|Publication number||US3506034 A|
|Publication date||Apr 14, 1970|
|Filing date||May 3, 1967|
|Priority date||May 3, 1967|
|Publication number||US 3506034 A, US 3506034A, US-A-3506034, US3506034 A, US3506034A|
|Inventors||Branton Donald L|
|Original Assignee||Sta Rite Industries|
|Export Citation||BiBTeX, EndNote, RefMan|
|Patent Citations (8), Referenced by (7), Classifications (7)|
|External Links: USPTO, USPTO Assignment, Espacenet|
Aprll 14, 1970 A D. L. BRANTON 3,506,034
APPARATUS FOR INTRODUCING AIR INTO A VACUUM MILKING SYSTEM DURING THE, WASHING CYCLE Filed May 5, 1967 United States Patent APPARATUS FOR INTRODUCING AIR INTO A VACUUM MILKING SYSTEM DURING THE WASHING CYCLE Donald L. Branton, Delavan, Wis., assignor to Sta-Rite Industries, Inc., Delavan, Wis., a corporation of Wisconsin Filed May 3, 1967, Ser. No. 635,716 Int. Cl. F17d 3/00 US. Cl. 137624.17 3 Claims ABSTRACT OF THE DISCLOSURE The invention relates to an apparatus for introducing air into the pipeline of a vacuum milking system during the washing cycle. The apparatus includes a tubular member having one end connected to the pipeline and the opposite end defines a valve seat which is enclosed by a hinged valve cap. An arm extends outwardly from the valve cap and engages an eccentric. As the eccentric is rotated, the valve cap is raised and lowered to open and close the valve cap and intermittently introduce air into the pipeline. The introduction of air creates turbulence in the washing solution passing through the pipeline to increase the velocity of the solution and thereby increase the cleaning action.
The conventional pipeline milking system includes a pipeline which extends through the barn or other milking area and a vacuum is drawn on the pipeline by a vacuum pump. Individual milkers are connected at spaced locations to the pipeline and milk from each milker is drawn into the pipeline and conveyed through the pipeline to a bulk storage tank. After the milking operation has been completed, it is necessary to completely clean or sanitize all portions of the system which were contacted by the milk. To accomplish this sanitizing action, a wash tank is utilized which contains a washing or sanitizing solution, and the teat cups of the various milkers are suspended in the tank, with the outlet of each milker being connected to a manifold which is an integral part of the pipeline. By drawing a vacuum in the pipeline, the washing solution is drawn through the milkers, conveyed through the pipeline and is returned to the wash tank. With this arrangement, the milkers, as well as all of the other portions of the pipeline, are completely washed or sanitized.
It has been found that by intermittently introducing air into the pipeline during the washing cycle, a more effective cleaning action is obtained. The sudden entrance of slugs of air into the vacuum system creates turbulence in the solution passing through the pipeline, thereby increasing the relative velocity of the solution and providing a more effective cleaning action.
The present invention is directed to an apparatus for introducing air into the pipeline of a vacuum milking system during the washing or sanitizing cycle. The apparatus includes a tubular member having one end connected to the pipeline, and the opposite end defines a valve seat which is enclosed by a hinged valve cap. An arm extends outwardly from the valve cap and engages a cam or eccentric. As the eccentric rotates, the arm and valve cap are pivoted to alternately open and close the valve cap. When the valve cap opens, a slug of air is drawn into the pipeline and the air rushing into the pipeline increases the velocity and turbulence of the washing solution to provide an improved washing action.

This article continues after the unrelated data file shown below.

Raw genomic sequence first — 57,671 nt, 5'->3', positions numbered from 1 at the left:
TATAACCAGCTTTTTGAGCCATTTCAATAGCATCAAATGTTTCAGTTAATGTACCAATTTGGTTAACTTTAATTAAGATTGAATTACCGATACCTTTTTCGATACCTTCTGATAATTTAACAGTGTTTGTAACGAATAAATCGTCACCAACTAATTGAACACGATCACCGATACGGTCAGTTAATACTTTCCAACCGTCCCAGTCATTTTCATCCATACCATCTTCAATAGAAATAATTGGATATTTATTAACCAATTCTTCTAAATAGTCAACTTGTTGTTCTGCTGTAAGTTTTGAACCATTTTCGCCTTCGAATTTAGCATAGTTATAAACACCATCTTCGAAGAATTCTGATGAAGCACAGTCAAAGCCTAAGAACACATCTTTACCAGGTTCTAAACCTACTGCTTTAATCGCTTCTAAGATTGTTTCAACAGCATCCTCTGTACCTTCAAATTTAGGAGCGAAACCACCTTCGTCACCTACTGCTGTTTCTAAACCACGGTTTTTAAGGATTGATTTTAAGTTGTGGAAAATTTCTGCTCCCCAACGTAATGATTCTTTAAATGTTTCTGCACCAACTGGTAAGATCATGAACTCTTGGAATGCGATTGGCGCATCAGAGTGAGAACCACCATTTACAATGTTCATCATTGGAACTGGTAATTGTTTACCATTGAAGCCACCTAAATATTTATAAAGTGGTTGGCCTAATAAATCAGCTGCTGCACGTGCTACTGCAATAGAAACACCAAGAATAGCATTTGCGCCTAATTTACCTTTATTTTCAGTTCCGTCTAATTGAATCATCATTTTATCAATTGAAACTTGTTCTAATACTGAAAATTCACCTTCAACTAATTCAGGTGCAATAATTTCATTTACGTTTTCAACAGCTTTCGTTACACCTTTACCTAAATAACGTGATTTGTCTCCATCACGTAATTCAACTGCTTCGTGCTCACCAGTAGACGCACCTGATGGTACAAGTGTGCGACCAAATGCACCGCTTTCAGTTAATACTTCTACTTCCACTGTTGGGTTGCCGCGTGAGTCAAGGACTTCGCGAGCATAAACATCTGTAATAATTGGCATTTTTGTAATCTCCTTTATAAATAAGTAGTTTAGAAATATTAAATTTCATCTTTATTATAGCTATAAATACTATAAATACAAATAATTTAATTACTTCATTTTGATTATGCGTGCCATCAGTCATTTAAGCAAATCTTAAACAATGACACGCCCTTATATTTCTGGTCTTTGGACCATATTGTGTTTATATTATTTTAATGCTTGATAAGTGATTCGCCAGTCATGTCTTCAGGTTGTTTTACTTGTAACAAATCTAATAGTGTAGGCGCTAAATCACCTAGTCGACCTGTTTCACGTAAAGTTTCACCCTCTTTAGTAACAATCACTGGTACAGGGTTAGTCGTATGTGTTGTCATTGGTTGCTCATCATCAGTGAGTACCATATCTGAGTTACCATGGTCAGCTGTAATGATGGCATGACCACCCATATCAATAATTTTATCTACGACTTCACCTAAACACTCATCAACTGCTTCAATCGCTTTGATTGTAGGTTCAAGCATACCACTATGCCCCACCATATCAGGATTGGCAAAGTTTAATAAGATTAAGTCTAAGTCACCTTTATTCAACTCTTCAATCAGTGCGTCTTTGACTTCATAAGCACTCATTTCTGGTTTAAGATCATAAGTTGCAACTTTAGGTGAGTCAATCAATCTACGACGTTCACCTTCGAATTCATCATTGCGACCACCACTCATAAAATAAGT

The frequency of the opening and closing of the valve cap can be readily changed by changing the speed of the motor or by changing the shape of the eccentric or cam. For a given frequency, the amount of air which is in- 3,506,034 Patented Apr. 14, 1970 troduced into the pipeline can be readily regulated by raising or lowering the tubular member and valve cap with respect to the eccentric. Movement of the tubular member with respect to the eccentric provides an adjustment for the relative proportion of open and closed time of the valve cap during each cycle, and this adjustment is important to the dairyman, for it enables the dairyman to regulate the amount of air introduced into the pipeline in order to obtain the optimum cleaning characteristics, depending on the capacity of the pump, the length of the pipeline, and other factors.
Other objects and advantages will appear in the course of the following description.
The drawings illustrate the best mode presently contemplated of carrying out the invention.
In the drawings:
FIG. 1 is a side elevation with parts broken away of the air injection apparatus as incorporated with a pipeline milking system;
FIG. 2 is an enlarged side elevation with parts broken away showing the air injection apparatus with the valve cap in the closed position;
FIG. 3 is a view similar to FIG. 2 showing the valve cap in the open position; and
FIG. 4 is a plan view with parts broken away showing the air injection apparatus.
The drawings illustrate a pipeline 1 for a vacuum milking system, including a manifold 2 which is connected in the pipeline by a coupling 3. The manifold 2 includes a series of nipples 4 with a number of the nipples being enclosed by removable caps 5. One of the nipples 4 is engaged with a hose 6 which is connected to the outlet of an automatic milker. During the washing cycle, one or more milkers are suspended in the wash tank which contains a washing or sanitizing solution and each milker is connected by a hose 6 to one of the nipples 4 of manifold 2. While FIG. 1 shows only a single milker hose 6 connected to the manifold in practice, there may be several milker hoses connected to the manifold.
In accordance with the invention, an air injector 7 is connected to one of the nipples 4 of the manifold 2. The air injector 7 includes a pipe 8 which extends upwardly from the nipple and the upper end of the pipe receives a tube 9 which is slidable within a collar 10 of supporting frame 11. The tube 9 can be locked in position with respect to the collar 10 and frame 11 by a set screw 12 which extends through an opening in the collar and engages the outer surface of the tube 9.